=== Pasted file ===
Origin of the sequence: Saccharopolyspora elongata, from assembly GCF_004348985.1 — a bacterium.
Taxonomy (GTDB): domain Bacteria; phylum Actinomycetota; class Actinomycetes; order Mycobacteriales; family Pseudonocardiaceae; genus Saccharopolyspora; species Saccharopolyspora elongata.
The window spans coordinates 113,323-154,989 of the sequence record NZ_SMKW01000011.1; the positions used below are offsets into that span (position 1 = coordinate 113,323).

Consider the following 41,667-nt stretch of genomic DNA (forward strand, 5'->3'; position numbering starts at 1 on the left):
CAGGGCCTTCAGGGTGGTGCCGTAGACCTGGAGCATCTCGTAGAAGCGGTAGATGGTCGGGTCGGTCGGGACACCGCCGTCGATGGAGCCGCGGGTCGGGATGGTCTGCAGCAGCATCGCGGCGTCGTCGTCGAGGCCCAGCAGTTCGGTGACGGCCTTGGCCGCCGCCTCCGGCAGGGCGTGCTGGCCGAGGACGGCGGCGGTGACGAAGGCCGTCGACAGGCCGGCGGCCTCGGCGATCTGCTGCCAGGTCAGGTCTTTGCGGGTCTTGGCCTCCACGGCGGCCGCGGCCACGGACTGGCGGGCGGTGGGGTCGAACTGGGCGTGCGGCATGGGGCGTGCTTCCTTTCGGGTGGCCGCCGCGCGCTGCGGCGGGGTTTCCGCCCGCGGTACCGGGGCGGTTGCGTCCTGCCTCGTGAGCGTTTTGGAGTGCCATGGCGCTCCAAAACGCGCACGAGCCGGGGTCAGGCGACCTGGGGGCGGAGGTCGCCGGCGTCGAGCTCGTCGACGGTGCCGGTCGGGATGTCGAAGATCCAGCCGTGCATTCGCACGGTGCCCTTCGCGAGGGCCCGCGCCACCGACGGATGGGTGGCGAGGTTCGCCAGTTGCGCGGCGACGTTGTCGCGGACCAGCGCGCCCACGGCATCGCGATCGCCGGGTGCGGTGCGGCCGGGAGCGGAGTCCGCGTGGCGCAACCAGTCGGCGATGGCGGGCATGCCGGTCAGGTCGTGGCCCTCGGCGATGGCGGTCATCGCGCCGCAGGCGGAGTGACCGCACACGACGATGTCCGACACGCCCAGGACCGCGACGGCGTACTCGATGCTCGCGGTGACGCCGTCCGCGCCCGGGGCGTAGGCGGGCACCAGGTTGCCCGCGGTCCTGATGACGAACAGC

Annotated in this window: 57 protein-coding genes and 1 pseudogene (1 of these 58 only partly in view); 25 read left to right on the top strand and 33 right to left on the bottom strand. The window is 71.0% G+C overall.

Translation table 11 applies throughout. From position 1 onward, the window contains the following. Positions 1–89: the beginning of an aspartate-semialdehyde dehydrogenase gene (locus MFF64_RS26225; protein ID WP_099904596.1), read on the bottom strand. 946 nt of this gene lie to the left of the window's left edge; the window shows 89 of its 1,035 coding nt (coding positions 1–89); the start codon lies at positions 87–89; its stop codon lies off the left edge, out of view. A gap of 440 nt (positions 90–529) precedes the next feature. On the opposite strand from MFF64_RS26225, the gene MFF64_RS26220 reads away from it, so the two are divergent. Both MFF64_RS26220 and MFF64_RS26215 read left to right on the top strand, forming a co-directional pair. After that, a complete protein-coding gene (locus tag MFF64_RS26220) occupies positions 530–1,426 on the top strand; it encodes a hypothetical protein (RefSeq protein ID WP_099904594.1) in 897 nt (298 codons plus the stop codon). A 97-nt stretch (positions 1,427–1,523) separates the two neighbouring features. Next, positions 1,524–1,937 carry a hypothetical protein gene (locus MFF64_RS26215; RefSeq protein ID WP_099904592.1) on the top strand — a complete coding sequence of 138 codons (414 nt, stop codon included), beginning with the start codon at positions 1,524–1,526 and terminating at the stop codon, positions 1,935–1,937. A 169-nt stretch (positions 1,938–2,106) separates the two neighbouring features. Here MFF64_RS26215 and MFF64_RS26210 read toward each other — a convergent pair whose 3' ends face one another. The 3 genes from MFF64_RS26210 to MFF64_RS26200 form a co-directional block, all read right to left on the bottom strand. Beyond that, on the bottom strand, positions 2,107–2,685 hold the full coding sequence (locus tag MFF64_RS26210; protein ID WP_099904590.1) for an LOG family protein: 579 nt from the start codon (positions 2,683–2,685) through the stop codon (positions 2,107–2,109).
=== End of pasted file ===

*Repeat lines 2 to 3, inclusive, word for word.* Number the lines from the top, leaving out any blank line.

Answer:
Taxonomy (GTDB): domain Bacteria; phylum Actinomycetota; class Actinomycetes; order Mycobacteriales; family Pseudonocardiaceae; genus Saccharopolyspora; species Saccharopolyspora elongata.
The window spans coordinates 113,323-154,989 of the sequence record NZ_SMKW01000011.1; the positions used below are offsets into that span (position 1 = coordinate 113,323).